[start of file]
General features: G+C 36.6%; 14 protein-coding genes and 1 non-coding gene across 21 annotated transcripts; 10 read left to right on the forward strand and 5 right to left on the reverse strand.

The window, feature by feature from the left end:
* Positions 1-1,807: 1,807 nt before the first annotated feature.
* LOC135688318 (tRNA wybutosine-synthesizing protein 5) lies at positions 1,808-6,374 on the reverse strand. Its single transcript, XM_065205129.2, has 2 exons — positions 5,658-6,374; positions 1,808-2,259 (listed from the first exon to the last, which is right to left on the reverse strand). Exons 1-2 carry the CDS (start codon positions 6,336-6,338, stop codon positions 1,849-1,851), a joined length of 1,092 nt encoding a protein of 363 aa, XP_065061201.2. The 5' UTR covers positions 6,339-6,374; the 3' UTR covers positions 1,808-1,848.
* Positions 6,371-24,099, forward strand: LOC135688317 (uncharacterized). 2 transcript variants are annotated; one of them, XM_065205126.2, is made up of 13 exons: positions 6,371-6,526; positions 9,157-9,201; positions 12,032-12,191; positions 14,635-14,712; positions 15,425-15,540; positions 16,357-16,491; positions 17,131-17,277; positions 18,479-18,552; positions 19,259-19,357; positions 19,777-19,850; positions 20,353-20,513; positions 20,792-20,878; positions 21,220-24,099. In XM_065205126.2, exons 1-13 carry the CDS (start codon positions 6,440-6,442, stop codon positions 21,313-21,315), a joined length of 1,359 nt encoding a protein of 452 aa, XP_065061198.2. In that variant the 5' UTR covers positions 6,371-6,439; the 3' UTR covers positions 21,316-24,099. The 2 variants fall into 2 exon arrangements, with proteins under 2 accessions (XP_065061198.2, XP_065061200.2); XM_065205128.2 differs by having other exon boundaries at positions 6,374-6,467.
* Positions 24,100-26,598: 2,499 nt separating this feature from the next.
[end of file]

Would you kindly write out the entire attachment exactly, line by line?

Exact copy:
General features: G+C 36.6%; 14 protein-coding genes and 1 non-coding gene across 21 annotated transcripts; 10 read left to right on the forward strand and 5 right to left on the reverse strand.

The window, feature by feature from the left end:
* Positions 1-1,807: 1,807 nt before the first annotated feature.
* LOC135688318 (tRNA wybutosine-synthesizing protein 5) lies at positions 1,808-6,374 on the reverse strand. Its single transcript, XM_065205129.2, has 2 exons — positions 5,658-6,374; positions 1,808-2,259 (listed from the first exon to the last, which is right to left on the reverse strand). Exons 1-2 carry the CDS (start codon positions 6,336-6,338, stop codon positions 1,849-1,851), a joined length of 1,092 nt encoding a protein of 363 aa, XP_065061201.2. The 5' UTR covers positions 6,339-6,374; the 3' UTR covers positions 1,808-1,848.
* Positions 6,371-24,099, forward strand: LOC135688317 (uncharacterized). 2 transcript variants are annotated; one of them, XM_065205126.2, is made up of 13 exons: positions 6,371-6,526; positions 9,157-9,201; positions 12,032-12,191; positions 14,635-14,712; positions 15,425-15,540; positions 16,357-16,491; positions 17,131-17,277; positions 18,479-18,552; positions 19,259-19,357; positions 19,777-19,850; positions 20,353-20,513; positions 20,792-20,878; positions 21,220-24,099. In XM_065205126.2, exons 1-13 carry the CDS (start codon positions 6,440-6,442, stop codon positions 21,313-21,315), a joined length of 1,359 nt encoding a protein of 452 aa, XP_065061198.2. In that variant the 5' UTR covers positions 6,371-6,439; the 3' UTR covers positions 21,316-24,099. The 2 variants fall into 2 exon arrangements, with proteins under 2 accessions (XP_065061198.2, XP_065061200.2); XM_065205128.2 differs by having other exon boundaries at positions 6,374-6,467.
* Positions 24,100-26,598: 2,499 nt separating this feature from the next.